The crack in the Muhammadu Buhari-led government over the legality of the chairman of the All Progressives Congress (APC) and Yobe State Governor, Mai Mala Buni, has widened as Vice President Professor Yemi Osinbajo has reportedly stood his ground that Buni was ineligible.
Buhari, who is in United Kingdom, had directed Osinbajo to take charge of the legal concerns being expressed by stakeholders following the split judgment of the Supreme Court on the Ondo governorship election.
Three out of the seven justices of the apex court had punctured the legality of Buni chairing the committee, while the four in the lead judgement upheld the election of Governor Rotimi Akeredolu.
According to report, Osinbajo had last weekend met with lawyers serving in the cabinet, where he reportedly advised against last Saturday’s ward congresses of the party. But the caretaker committee went ahead with it.
Aside the issue of the ward congresses, it was also gathered that there were suggestions that the three governors – Buni, Gboyega Oyetola (Osun) and Abubakar Sani Bello (Niger) – serving in the caretaker committee should excuse themselves.
An aide of the vice president revealed that his boss had not shifted his position on the committee.
“He took an informed position after analysing the Supreme Court judgement on the Ondo governorship election. He has not changed that position.
“The vice president was very clear that we should all avoid legal trap and address the main issue raised, which is against the country’s constitution and section 17 of our party’s constitution,” he said.
Also, a minister, while speaking on the matter, said most of the lawyers in the cabinet threw their weight behind the position canvassed by Osinbajo, with the exception of the Attorney General of the Federation and Minister of Justice Abubakar Malami.
He said, “We have two main camps in the cabinet now: those of us supporting the position of the vice president and the Malami side. We are all awaiting the arrival of the president next week.
“We are hoping that the president, as a promoter of the rule of law, would end this logjam when he arrives. Our attention was not on the legality of governors serving in the party until the apex court drawn our attention to it. With this development, should we not amend our ways?”
Malami had in his legal opinion on the matter argued in defence of the status quo, urging the party not to give in to “speculative and unsubstantiated fear” regarding the status of Buni as the caretaker chairman.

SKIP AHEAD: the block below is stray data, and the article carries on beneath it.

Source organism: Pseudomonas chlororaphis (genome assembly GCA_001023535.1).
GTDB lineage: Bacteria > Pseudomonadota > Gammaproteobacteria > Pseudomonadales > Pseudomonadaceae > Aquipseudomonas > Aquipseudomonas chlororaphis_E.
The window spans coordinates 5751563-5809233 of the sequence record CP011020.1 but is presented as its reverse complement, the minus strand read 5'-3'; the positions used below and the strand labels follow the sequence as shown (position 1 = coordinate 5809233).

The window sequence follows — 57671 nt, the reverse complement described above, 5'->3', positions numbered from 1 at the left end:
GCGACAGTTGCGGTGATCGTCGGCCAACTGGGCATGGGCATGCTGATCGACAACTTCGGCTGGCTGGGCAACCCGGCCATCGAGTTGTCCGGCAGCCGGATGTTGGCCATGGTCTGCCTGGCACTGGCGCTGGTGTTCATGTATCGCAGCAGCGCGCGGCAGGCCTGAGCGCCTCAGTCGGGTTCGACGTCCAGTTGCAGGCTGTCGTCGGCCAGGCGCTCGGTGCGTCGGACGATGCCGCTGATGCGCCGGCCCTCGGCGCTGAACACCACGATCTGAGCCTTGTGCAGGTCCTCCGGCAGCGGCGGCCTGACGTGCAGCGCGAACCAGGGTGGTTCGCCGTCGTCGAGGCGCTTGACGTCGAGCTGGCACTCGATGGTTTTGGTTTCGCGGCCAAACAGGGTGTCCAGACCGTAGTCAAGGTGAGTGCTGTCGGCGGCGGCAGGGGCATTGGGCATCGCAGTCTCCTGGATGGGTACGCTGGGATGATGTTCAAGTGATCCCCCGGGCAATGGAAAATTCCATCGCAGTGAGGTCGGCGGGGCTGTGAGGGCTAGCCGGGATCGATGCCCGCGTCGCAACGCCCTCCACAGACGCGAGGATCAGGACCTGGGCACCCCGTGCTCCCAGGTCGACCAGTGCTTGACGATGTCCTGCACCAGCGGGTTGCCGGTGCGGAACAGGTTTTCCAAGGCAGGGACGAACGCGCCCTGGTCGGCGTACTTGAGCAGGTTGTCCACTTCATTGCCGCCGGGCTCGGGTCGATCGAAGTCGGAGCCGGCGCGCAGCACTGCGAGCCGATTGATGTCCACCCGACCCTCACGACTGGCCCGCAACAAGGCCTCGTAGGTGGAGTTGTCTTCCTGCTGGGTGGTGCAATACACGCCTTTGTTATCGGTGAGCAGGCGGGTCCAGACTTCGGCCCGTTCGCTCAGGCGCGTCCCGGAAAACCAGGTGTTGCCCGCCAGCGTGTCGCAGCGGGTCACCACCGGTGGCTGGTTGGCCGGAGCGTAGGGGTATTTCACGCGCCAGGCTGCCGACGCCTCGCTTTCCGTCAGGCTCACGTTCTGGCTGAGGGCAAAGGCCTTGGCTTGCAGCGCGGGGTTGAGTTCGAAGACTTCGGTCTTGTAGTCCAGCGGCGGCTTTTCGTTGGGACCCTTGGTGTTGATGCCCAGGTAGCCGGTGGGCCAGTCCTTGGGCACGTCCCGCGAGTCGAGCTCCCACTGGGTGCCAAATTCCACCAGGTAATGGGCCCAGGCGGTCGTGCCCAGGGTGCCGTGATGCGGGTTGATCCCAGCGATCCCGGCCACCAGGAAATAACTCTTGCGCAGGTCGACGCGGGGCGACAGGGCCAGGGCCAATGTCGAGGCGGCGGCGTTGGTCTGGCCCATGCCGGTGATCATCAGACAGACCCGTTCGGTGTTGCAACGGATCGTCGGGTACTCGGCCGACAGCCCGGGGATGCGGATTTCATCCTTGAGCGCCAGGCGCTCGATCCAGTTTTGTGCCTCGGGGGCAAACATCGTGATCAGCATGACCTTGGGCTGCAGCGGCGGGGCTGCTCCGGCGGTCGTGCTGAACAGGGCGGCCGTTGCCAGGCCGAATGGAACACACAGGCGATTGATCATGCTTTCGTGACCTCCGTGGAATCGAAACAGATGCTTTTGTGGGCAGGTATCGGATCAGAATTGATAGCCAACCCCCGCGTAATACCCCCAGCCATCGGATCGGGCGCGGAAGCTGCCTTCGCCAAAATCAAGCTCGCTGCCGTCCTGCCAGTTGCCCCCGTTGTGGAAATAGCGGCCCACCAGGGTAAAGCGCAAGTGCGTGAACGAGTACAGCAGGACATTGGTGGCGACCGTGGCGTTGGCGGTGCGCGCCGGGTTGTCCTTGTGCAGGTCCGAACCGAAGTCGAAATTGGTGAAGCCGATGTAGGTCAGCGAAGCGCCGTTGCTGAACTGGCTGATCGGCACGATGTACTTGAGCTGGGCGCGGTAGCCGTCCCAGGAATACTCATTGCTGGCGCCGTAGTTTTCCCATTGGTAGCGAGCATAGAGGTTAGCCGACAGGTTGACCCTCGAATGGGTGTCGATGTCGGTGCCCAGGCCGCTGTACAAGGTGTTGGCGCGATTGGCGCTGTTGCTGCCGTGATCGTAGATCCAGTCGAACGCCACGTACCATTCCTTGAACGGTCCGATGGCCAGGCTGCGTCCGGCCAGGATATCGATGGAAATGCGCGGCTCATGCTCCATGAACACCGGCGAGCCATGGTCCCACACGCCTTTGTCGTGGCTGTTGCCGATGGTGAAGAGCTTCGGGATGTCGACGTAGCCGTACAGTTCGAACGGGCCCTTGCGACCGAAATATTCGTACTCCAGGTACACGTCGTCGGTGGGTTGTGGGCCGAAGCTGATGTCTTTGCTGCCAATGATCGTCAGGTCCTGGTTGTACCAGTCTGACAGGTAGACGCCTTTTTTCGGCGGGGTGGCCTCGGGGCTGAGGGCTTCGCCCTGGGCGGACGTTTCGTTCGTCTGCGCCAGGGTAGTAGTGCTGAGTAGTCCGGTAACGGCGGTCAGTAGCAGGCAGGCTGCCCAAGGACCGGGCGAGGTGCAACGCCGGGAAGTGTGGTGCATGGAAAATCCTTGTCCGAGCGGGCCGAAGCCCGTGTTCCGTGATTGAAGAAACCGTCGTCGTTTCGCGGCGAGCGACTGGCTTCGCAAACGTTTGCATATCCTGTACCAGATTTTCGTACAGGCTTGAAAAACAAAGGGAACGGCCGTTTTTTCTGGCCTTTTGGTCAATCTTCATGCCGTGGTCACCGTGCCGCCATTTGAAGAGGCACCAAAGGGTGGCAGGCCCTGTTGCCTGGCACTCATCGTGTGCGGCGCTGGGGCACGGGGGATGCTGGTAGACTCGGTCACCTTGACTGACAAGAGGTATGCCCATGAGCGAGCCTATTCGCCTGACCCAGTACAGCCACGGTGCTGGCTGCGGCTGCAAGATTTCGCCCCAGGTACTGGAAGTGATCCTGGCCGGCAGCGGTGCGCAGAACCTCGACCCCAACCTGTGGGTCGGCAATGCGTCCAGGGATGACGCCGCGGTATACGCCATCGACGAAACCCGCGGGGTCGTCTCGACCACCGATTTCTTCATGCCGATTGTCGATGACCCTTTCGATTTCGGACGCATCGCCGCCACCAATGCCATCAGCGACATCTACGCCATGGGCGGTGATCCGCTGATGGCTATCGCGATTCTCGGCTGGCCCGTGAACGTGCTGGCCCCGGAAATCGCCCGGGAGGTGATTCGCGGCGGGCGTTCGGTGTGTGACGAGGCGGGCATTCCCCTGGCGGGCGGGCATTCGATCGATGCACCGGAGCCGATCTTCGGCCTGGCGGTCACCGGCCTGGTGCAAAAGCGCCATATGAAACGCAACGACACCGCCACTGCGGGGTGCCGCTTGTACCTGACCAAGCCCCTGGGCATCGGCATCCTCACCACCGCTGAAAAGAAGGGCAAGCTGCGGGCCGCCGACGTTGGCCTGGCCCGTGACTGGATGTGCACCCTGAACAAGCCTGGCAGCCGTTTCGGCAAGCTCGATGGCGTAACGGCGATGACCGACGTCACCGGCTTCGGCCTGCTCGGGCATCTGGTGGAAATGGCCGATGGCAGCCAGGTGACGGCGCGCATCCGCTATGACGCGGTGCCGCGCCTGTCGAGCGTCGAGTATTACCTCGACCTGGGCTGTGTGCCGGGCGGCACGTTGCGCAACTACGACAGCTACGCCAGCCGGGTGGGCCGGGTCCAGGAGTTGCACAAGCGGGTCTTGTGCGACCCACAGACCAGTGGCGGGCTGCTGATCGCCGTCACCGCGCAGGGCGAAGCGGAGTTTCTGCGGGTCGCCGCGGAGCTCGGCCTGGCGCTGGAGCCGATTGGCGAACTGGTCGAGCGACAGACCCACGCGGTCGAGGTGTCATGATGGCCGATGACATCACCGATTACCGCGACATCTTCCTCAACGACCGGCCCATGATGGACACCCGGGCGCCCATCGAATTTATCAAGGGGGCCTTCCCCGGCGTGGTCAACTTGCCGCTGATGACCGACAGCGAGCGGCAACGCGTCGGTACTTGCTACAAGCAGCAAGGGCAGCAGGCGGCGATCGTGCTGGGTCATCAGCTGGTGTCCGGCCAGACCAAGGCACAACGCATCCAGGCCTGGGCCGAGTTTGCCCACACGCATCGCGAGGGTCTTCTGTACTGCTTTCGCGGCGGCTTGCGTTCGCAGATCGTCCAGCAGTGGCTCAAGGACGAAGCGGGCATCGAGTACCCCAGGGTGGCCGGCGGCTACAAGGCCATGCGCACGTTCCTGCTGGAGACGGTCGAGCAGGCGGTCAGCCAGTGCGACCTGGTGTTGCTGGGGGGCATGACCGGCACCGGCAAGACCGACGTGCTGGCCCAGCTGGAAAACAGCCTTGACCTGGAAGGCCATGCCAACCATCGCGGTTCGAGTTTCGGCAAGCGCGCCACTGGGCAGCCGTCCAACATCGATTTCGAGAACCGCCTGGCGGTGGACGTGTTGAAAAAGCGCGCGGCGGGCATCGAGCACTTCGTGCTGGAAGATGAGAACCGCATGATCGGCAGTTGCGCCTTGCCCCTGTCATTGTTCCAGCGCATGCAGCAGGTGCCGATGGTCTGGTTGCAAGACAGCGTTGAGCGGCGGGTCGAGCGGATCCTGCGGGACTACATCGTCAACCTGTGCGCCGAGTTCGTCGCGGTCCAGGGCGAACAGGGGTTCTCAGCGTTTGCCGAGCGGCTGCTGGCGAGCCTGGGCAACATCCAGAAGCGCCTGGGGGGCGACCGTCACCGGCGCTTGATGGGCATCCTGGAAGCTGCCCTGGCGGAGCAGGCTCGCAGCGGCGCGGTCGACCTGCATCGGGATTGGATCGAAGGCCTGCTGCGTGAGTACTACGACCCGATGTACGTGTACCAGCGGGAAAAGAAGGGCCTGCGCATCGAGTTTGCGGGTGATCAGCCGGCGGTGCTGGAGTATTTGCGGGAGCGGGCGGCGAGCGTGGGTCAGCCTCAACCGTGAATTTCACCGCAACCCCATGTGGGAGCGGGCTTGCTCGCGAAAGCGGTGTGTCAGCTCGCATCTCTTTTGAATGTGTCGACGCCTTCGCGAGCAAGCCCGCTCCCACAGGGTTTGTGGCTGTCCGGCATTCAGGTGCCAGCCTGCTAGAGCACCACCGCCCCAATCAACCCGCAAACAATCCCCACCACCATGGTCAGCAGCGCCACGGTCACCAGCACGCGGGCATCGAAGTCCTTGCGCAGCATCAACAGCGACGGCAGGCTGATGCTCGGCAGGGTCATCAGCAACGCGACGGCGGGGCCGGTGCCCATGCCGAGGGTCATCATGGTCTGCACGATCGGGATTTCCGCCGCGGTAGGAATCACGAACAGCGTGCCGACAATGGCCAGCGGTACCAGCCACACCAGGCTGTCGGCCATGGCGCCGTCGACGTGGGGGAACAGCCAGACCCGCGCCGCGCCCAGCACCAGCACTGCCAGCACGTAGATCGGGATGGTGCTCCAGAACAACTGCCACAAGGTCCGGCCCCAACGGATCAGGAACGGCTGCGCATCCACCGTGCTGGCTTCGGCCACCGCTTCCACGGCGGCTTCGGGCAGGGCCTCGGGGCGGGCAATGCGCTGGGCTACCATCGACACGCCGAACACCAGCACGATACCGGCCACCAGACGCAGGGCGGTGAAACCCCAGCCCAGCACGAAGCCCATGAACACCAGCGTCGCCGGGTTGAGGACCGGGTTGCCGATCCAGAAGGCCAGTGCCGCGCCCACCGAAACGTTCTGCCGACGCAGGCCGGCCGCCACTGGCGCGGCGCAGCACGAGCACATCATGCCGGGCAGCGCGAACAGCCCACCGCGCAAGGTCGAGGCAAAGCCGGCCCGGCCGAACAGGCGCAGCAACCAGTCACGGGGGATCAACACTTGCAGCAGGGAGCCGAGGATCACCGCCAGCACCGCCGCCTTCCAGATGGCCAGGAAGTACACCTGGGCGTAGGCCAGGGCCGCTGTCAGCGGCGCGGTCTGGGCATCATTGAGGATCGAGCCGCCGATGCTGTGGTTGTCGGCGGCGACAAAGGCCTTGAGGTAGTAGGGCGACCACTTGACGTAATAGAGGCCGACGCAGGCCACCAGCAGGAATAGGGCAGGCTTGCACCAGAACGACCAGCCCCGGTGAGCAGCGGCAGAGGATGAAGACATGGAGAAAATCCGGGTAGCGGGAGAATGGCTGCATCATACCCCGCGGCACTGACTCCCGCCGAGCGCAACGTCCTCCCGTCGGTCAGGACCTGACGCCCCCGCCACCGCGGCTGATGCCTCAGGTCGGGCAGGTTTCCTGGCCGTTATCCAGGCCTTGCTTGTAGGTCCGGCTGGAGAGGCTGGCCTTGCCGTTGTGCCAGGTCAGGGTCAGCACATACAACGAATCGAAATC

Speaking on the governors’ position, a presidential aide said some of the governors that were against Buni made a u-turn when they were offered the party’s structures in their states.
“They all agreed to support Buni, irrespective of the legal issues being raised because they have been promised the party’s structures in their respective states. But what they don’t know is that they are building the structures on nothing,” he said.
The Supreme Court had in a split judgement on July 28 upheld the election of Governor Rotimi Akeredolu of Ondo State and dismissed the appeal of the Peoples Democratic Party’s (PDP) candidate, Eyitayo Jegede for lack of “any scintilla of merit.”
Jegede and the PDP had challenged the October 10, 2020 governorship election and pegged their main relief on the ground that Governor Akeredolu and his deputy, Orimisan Aiyedatiwa, were not qualified to contest the election.
They contended that the signing of Akeredolu’s nomination certificate (exhibit P21) by the APC’s caretaker committee led by Governor Buni of Yobe State was invalid based on section 183 of the Nigerian constitution, 1999 and Article 17(iv) of the APC constitution.
Both the majority judgement of four justices and the minority judgement of three justices concurred that Governor Buni had violated section 183 of the constitution, which holds that, “The governor shall not, during the period when he holds office, hold any other executive office or paid employment in any capacity whatsoever,” as well as Article 17(iv) of the APC constitution, which holds that, “No officer in any organ of the party shall hold executive position in government concurrently.”
However, the majority judgement read by Justice Emmanuel Akomaye Agim submitted that the contention, being one with grave consequences for the governor involving the determination of the constitutional issue of his action, would be unfair to try in his absence.
“The fair trial of such issue in his absence without joining him as a party is impossible. There is no need to stress the point that he is a necessary party to the case because the issue upon which the appellants have predicated their case, namely, the invalidity of the said exhibit itself cannot be fairly, effectually and conclusively be determined without joining him as a party to the case,” Agim held.
The apex court’s main decision further held that the issue of the constitutionality of Buni as the caretaker committee chairman of the APC is not within the jurisdiction of the state election tribunal where the petition was commenced, expected to hear and determine petition as to whether any person has been validly elected to the office of the governor or deputy governor.
As a corollary to its finding that Article 13.3(vi) that the APC “National Executive Committee has power to create, elect and appoint any committee it may deem necessary, desirable or expedient and assign to them such powers and functions as it may deem proper,” the apex court further held that being a voluntary organisation, the question of who should hold offices in the party cannot be entertained by any court.
“Those are non-justiceable questions. Courts have no jurisdiction over the internal affairs of a political party except where a statute expressly gives a court jurisdiction to deal with any internal affairs of a political party,” he said.
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